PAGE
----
Sunday, May 19, 2019

Garyu-in, Ozu City

Garyu-in 
Phoenix motif openwork
The numerous openwork carvings were made by master woodworker Isai Komazawa using paulowania, and the phoenix motif openwork was carved out of solid Yakusugi cedar. They artfully express the changes in the seasons.

Sunday, May 12, 2019

Garyu-in, Ozu City

Garyu-in 
Seisui-no-ma
The high ceiling and openwork transoms give the impression of coolness in the summer. A Biwa-style alcove is housed to the right side of the study window with a Shinto altar made of Japanese yew above and the openwork transom of Hanaikada (helwingia) represents spring. Suimon-no-bi to the right represents summer, Kikusi to the left represents autumn and Yukiwmado on the opposite side represents winter.

Sunday, May 5, 2019

Garyu-in, Ozu City

Garyu-in 
Kagetsu-no-ma
Three-tiered staggered shelves that represent the mist next to a circular window that lets in the light from the Butsama (room for an altar) in the back to resemble the moon. It is a tranquil space that exhibits the master carpenter’s attention to detail throughout from the sliding doors in grey Japanese paper to the metal door handle shaped like a bat and the veranda of solid Sendai pine.

Monday, April 29, 2019

Garyu-in, Ozu City

Garyu-in 
Geirei-no-ma - The threshold with a split bamboo flooring has an atmosphere of a tea room garden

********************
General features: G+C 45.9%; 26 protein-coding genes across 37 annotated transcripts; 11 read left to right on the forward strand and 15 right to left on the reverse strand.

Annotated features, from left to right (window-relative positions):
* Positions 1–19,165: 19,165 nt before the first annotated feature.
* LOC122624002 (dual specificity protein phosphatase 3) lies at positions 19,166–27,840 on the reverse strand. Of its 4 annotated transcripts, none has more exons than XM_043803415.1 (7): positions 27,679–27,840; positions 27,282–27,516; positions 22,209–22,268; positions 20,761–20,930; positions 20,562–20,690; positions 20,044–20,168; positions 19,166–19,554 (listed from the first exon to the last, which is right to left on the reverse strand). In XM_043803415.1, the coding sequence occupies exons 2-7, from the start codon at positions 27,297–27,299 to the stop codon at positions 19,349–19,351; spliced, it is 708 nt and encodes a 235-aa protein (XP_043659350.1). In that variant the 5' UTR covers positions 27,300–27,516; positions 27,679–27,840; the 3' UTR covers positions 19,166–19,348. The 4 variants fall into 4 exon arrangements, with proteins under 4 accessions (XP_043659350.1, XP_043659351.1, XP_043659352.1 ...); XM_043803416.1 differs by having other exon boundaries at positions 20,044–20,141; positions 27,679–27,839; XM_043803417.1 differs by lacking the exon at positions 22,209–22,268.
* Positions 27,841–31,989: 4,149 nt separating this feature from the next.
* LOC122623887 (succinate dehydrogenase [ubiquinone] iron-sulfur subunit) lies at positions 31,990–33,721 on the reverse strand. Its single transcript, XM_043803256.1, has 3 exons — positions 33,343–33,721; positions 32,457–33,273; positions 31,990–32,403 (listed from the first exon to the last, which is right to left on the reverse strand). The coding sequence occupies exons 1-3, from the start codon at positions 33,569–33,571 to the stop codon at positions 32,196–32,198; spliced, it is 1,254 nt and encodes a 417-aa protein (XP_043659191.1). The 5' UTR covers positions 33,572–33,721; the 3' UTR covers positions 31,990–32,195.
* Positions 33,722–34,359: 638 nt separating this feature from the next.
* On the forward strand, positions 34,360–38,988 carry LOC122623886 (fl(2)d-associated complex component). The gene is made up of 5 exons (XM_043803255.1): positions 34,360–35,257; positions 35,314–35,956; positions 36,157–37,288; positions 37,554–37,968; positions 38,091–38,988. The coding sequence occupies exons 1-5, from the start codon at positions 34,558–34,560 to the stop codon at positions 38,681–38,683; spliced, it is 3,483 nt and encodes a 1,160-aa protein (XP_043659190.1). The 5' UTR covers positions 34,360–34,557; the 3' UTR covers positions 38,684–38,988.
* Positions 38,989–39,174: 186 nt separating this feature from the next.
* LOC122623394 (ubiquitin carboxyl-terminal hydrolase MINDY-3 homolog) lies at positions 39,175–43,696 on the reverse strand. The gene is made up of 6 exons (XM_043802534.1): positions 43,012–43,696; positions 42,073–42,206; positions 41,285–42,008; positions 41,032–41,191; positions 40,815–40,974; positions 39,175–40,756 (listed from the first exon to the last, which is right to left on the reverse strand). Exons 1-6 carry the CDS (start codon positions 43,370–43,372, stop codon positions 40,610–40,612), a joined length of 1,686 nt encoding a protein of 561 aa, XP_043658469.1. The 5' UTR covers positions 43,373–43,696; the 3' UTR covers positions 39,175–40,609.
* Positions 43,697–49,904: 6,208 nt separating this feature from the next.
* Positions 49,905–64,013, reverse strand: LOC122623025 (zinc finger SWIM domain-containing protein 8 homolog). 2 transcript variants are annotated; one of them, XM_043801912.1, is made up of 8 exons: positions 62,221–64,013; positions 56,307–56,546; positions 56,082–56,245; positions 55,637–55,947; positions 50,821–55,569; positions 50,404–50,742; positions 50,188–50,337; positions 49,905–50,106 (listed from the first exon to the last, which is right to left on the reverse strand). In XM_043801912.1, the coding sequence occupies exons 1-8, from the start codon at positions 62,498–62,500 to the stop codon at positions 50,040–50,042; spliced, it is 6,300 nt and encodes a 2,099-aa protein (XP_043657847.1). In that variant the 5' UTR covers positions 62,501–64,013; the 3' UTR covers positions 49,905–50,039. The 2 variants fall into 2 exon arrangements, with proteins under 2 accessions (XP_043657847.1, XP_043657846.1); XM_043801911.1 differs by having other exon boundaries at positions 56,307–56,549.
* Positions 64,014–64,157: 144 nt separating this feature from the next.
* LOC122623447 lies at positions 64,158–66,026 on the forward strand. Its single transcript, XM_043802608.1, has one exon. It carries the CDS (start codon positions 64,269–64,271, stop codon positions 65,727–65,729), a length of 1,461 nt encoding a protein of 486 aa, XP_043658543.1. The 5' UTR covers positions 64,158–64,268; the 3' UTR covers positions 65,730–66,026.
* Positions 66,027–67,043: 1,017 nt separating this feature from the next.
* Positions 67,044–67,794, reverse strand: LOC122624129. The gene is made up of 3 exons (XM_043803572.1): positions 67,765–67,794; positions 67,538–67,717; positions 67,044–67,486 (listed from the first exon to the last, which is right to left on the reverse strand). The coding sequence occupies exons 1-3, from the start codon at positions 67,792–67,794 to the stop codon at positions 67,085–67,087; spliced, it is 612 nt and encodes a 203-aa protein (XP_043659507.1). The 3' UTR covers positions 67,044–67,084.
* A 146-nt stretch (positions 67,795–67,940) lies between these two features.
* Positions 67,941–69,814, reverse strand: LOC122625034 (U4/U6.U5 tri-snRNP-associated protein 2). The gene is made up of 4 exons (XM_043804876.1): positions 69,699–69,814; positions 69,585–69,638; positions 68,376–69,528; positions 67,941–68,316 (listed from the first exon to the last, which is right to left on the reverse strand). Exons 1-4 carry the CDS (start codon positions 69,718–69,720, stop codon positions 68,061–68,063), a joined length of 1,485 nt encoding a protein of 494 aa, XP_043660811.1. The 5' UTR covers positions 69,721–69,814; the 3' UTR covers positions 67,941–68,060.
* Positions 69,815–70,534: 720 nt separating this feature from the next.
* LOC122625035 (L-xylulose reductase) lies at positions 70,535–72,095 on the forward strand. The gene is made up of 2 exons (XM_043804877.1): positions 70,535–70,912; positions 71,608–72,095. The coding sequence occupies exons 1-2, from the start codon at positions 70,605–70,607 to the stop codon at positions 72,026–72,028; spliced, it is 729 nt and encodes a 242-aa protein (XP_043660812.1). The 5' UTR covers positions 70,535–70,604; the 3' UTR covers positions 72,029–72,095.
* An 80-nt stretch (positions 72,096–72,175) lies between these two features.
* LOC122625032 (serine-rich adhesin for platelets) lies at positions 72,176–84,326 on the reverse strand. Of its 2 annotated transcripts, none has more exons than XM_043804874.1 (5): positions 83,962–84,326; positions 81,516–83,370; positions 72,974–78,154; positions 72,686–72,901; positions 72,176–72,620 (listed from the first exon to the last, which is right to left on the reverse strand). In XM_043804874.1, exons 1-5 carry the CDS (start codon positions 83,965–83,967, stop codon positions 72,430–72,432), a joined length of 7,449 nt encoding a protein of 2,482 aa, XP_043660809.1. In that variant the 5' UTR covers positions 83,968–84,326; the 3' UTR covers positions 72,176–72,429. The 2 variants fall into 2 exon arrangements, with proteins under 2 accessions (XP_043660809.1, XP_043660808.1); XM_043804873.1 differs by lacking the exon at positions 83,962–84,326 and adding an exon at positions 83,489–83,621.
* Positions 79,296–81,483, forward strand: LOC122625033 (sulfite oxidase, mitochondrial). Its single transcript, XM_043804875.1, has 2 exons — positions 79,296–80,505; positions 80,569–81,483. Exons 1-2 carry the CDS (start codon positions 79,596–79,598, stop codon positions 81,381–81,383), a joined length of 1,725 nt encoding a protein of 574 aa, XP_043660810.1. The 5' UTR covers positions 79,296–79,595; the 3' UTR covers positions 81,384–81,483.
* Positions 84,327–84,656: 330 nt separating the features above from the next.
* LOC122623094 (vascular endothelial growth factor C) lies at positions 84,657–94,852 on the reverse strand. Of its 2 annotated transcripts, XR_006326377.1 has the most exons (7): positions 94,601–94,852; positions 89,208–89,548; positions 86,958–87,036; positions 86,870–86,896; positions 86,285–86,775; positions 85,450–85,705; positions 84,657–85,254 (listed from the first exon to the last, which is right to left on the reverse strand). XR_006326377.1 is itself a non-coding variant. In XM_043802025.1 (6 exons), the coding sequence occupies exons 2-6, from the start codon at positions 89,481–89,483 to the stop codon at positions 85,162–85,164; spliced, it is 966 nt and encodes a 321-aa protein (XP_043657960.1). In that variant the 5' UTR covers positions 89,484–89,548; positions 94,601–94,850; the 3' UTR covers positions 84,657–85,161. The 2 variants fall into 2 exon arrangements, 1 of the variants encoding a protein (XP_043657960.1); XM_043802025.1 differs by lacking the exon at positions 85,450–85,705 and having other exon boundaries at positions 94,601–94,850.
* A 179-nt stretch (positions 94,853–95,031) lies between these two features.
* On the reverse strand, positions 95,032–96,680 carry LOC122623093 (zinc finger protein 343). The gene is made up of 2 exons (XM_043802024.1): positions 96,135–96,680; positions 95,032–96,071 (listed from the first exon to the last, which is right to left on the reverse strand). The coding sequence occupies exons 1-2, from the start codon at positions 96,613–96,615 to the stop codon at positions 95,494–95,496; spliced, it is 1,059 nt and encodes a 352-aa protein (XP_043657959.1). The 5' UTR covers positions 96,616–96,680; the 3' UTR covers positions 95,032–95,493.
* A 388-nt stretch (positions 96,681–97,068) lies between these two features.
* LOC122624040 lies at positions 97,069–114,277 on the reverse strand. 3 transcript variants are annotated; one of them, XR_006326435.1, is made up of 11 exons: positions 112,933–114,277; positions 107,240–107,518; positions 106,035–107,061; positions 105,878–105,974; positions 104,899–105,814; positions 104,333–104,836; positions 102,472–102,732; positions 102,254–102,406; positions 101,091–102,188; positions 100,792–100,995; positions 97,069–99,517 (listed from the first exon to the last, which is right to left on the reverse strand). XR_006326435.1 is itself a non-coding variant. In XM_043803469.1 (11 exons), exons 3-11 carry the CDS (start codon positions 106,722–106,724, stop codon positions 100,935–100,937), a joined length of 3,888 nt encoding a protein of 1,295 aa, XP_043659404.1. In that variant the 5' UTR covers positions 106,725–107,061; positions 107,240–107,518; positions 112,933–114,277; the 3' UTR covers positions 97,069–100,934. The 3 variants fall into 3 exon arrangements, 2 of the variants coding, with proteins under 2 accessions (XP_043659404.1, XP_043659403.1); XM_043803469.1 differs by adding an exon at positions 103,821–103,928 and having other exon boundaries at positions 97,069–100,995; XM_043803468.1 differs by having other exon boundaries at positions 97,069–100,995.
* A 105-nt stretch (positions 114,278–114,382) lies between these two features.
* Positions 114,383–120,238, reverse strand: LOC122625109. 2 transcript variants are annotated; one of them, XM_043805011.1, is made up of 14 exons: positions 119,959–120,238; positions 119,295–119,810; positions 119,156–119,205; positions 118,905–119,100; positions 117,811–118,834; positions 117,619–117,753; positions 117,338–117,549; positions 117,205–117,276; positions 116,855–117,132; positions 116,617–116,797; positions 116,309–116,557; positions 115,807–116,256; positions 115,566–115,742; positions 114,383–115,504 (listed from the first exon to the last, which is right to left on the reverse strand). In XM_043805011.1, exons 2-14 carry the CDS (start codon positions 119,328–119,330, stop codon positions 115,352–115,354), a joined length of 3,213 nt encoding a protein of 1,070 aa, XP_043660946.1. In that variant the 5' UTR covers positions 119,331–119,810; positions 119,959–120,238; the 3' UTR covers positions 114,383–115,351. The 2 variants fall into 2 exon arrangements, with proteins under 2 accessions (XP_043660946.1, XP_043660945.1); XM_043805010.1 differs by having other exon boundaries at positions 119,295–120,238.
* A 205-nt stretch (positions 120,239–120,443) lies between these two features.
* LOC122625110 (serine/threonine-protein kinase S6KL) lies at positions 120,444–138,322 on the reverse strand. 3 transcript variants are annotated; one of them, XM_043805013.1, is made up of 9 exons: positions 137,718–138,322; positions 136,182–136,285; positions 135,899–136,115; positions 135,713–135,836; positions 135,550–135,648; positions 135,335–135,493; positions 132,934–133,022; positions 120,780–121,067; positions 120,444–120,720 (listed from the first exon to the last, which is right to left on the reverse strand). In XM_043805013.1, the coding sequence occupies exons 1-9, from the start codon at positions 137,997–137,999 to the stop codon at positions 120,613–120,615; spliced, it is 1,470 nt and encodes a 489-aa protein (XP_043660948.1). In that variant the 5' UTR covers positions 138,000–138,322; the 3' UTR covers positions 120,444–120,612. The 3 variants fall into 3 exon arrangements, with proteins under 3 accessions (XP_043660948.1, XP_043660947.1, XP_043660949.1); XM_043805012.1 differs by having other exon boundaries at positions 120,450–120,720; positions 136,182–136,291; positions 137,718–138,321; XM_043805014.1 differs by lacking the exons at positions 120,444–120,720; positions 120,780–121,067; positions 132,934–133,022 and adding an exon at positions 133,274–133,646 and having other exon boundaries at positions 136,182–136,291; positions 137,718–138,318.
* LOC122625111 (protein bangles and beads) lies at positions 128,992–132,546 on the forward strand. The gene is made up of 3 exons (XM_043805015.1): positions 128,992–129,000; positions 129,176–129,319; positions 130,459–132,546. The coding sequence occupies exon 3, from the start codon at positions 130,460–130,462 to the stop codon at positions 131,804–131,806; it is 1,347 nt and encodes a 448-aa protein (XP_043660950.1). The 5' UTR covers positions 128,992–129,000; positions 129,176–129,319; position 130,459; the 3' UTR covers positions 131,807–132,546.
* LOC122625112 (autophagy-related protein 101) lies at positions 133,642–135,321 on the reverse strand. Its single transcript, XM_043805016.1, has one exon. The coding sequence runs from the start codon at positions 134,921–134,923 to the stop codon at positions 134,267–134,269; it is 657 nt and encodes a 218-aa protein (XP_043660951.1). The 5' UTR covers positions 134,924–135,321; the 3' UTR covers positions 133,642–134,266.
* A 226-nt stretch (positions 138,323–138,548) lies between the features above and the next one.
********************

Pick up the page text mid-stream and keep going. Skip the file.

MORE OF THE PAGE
Sunday, April 21, 2019

Garyu-in, Ozu City

Garyu-in 

The main structure on the villa’s grounds is a single-story farmhouse style dwelling with a thatched hipped roof. Legend has it that the teahouse architect Yagi was appointed advisor in the much labored construction of Garyu-in, which started in 1903 and took over four years to complete, using the Katsura Imperial Villa, Shugakuin Imperial Villa and the palace of the princely house of Nashimoto as examples. The construction was carried out by famous carpenters of Ozu and Kyoto. The building is an extraordinary architectural masterpiece that contains architectural touches by Senke Jisshoku, and paintings by Matsutosih Suzuki.


Sunday, April 14, 2019

top picture: Kanbe Watanabe (1562-1640) 2nd picture: Takatora Todo (1556-1630) Takatora Todo hired Kanbe Watanabe to govern Ozu Province. Later Kanbe Watanabe left because he didn't follow Takaotora's order and made Takatora angry. They were both from Omi Province.